We are very much pleased to announce that the University of Syracuse, Syracuse, N. Y., is to open a School of Photography, beginning January 6th, in which it will be possible for students to obtain a thorough grounding, both in theory and practice, in every branch, enabling them to take a degree in photography, and if they wish, proceed to specialize in its various branches.

It is a fact that we have good photographic schools, where the prospective photographer may receive a practical education or the practicing photographer may take a post-graduate course, but it is nevertheless gratifying to note that a university has recognized photography as one of the Arts and Sciences.

The establishment of this course in the College of Fine Arts of the University of Syracuse will also permit of a course in drawing for the study of line, composition, light and shade and form, all of which are very essential to the best artistic expression.

The course will not only be of value from a practical and artistic standpoint, but it is hoped will stimulate scientific research and original investigation.

Photography in America has made great strides in the last few years and many processes have been made much more simple than ever before, but there is a distinct advantage in having a well grounded knowledge of fundamental principles. It is needless to say that the man who is so equipped is bound to forge ahead of his less fortunate brother.

A few years ago the photographer was compelled to work out his own salvation when in trouble - there were no demonstrators. To-day, when there are plenty of able demonstrators, the average photographer is more careless of results, is often satisfied with a cheaper grade of materials and is content to follow the line of least resistance.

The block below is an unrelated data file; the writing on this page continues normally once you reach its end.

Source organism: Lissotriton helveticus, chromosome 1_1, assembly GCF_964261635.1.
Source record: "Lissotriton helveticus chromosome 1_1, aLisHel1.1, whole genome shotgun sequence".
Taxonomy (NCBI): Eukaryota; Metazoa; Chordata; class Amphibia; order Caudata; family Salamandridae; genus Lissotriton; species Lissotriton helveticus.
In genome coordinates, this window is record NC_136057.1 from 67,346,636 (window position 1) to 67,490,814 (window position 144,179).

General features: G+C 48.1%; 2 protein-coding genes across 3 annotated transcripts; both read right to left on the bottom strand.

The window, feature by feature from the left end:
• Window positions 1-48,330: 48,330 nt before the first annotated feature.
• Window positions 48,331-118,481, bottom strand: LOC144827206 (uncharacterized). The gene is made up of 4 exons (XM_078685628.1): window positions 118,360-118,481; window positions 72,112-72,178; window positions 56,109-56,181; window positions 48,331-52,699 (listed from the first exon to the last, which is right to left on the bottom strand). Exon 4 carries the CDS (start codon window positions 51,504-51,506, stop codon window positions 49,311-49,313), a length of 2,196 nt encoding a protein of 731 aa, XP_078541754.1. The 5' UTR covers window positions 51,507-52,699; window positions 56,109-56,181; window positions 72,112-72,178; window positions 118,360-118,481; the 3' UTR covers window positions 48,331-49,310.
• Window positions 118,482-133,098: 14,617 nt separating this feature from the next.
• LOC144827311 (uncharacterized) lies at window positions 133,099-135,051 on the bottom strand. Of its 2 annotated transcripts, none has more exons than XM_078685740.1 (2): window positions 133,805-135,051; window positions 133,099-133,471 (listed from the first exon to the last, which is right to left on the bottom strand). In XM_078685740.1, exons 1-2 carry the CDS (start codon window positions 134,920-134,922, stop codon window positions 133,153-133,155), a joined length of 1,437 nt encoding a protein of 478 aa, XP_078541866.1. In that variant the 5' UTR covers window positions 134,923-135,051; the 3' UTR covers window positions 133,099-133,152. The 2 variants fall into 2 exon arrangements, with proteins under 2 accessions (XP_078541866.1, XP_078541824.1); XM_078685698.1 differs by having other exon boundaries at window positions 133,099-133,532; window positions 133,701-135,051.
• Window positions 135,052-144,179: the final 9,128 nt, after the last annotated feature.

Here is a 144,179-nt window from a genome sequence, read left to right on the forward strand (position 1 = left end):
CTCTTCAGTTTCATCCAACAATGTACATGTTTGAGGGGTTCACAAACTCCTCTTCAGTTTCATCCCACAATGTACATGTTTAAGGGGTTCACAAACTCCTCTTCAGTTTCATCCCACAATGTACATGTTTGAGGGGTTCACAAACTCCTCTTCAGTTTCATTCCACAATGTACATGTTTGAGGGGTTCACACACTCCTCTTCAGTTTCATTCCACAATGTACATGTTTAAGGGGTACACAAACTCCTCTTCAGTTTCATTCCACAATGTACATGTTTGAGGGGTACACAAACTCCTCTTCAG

Business knowledge and practical experience count for a great deal in a photographic education. They enable one to know how, but it is just as essential for one to know why, if he would attain the highest degree of success.

From An Artura Iris Print By A. M. Wilson Brockton, Mass.

From An Artura Iris Print By A. M. Wilson Brockton, Mass.

The public appreciation of good pictures is growing every day, and everything which will tend to raise the standard of knowledge and workmanship of the coming generation of photographers should be heartily welcomed.

Below is given a rough sketch of the program of the new School of Photography:


Reflection, Refraction, Dispersion, Diffraction.


Construction - general principles, the aberrations of lenses, Choice and Use.

The Camera

Hand and Stand, the Movements.


Factors governing same.

Negative Materials

Elementary emulsion making, Plates and Films, Ordinary, Color-sensitive, Color-Filters.


Action of, Time and Tank, Thermo changes.

After Treatment Of Negatives

Fixing, Intensification - Reduction.


Silver - Development and Print-out processes, Platinum, Iron, Bichromate.

Transparency Making


Advanced Courses -

Enlarging and Reduction: Stereoscopic work, Color processes, Studio work, Photomechanical processes, Photo-micrography, Spectrography, Advanced emulsion making, Plate testing, etc.